Here’s what he had to say about working with the Lips, “It isn'’t so much a sonic thing as creating something ethereal, or simply an art project. Listen to this, and hopefully you’re going to feel like you're on drugs. Elements of the production are live, some are not. It’s like how [Miles Davis''] In A Silent Way was all edited together. In some ways you don’t know what the final result is going to be until it’s done.” (Electronic Musician, 2011). Dealing often with a sound that lends itself to a historical era in the 60’s & 70’s, you must have to be a real visionary to push it into the future. Damn I would love to pick his brain… and his black book.
Artists worked with: MGMT, Mogwai, Neon Indian, The Cribs, Clap Your Hands Say Yeah, Sparklehorse, Mercury Rev, The Flaming Lips, OK Go.
Ben H. Allen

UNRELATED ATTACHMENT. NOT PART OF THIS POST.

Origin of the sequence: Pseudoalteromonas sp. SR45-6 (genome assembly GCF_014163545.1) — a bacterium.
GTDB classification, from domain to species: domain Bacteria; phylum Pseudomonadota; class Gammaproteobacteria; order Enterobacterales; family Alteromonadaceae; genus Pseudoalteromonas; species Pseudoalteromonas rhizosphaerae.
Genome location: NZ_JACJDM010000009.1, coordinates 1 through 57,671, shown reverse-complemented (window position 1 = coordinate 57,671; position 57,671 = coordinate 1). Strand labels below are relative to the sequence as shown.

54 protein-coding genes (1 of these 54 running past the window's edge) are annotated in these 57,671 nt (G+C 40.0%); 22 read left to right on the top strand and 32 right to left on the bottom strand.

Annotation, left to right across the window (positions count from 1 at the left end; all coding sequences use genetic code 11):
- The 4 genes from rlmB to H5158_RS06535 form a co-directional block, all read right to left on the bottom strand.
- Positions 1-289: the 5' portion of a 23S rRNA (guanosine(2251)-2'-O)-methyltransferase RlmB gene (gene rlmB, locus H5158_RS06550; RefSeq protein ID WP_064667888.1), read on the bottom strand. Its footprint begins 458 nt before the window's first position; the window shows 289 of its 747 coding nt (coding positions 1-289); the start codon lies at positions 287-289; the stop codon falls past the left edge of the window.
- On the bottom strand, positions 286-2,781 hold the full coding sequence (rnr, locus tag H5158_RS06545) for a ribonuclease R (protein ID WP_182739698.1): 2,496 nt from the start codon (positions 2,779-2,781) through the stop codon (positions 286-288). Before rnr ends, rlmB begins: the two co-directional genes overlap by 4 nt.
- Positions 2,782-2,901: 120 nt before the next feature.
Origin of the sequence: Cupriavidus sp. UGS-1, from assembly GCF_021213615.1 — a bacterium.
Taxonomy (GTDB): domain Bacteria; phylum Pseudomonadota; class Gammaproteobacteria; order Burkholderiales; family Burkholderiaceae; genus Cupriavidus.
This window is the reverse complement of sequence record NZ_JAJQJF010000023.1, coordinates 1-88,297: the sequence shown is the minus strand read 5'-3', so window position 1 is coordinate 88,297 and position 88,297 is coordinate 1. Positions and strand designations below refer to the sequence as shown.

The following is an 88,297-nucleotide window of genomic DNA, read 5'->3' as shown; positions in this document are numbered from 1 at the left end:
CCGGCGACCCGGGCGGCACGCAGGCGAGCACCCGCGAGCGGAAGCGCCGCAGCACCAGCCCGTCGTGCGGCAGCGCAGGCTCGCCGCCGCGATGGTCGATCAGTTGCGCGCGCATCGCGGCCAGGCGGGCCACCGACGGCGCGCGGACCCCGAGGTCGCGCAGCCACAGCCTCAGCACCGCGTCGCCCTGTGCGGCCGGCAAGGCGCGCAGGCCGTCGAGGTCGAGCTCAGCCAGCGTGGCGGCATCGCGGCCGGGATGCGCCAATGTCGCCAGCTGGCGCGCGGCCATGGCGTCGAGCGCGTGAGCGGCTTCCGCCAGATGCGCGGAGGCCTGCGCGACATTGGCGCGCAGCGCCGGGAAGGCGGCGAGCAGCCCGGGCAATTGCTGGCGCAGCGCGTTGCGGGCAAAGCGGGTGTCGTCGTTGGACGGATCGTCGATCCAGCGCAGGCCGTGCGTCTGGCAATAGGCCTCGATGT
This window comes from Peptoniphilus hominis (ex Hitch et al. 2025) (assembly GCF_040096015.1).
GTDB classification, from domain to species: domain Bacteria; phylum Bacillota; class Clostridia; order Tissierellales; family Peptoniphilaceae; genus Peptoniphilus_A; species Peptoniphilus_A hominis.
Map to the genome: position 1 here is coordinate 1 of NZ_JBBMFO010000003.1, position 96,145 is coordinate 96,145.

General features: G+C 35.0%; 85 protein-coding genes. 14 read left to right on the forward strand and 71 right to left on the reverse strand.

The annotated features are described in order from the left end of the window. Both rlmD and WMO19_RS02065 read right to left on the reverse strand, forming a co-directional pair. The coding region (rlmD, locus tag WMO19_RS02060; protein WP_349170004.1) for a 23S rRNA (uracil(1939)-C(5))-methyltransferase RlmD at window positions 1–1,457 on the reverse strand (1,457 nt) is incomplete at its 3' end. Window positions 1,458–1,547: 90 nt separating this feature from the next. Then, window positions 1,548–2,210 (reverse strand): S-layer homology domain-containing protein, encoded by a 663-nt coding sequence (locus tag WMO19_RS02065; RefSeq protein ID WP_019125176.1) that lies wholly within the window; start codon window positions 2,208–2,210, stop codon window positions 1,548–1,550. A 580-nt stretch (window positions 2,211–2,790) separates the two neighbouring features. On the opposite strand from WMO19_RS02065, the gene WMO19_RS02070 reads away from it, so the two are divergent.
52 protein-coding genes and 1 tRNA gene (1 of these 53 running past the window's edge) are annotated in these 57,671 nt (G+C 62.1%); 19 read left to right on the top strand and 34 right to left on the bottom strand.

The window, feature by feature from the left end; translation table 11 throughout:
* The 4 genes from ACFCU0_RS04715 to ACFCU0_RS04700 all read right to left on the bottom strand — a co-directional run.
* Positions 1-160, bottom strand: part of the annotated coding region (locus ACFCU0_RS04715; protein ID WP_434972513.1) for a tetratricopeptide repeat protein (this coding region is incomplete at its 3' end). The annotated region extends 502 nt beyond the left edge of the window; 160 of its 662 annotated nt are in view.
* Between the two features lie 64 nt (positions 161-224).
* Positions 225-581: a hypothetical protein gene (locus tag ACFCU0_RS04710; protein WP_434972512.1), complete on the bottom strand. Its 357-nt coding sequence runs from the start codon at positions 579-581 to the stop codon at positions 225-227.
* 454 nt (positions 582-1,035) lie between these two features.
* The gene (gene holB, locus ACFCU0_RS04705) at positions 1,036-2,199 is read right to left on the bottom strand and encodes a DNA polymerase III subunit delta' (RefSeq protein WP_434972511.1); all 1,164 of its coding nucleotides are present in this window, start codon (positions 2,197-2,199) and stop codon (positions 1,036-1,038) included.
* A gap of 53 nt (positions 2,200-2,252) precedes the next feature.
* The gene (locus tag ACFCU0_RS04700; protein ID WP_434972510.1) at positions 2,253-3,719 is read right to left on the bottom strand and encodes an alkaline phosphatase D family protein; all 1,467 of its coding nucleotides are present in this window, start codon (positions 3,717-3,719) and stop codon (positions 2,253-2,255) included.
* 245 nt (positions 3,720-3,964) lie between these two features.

Remember Gnarls Barkley’s killer hit single “Crazy”? – this guy was behind it. Ben funnily enough started off working his way up the ranks in the 90’s with artists on Bad Boy Records: P-diddy, Mase, Lil’ Kim etc before going underground, opening his own studio, “Maze” back in Georgia and recording with more avante guarde hip hop artists. It was after he earned all this cred that he started working with Cee lo Green & tracks like “Crazy” were born. Remember how popular that track was, but it had real gravel & depth to it? Well … it was that edge that led him to be selected by Animal Collective to work on Merriweather Post Pavilion and on Deerhunter’s Halcyon Digest, two of the most oddly textured and critically acclaimed albums of the last 5 years (2 of my favourite albums of ALL time). As AC's Brian Weltz explains, "he seemed to be somebody that technically knew how to work in urban hip-hop, but was open-minded to other styles as well".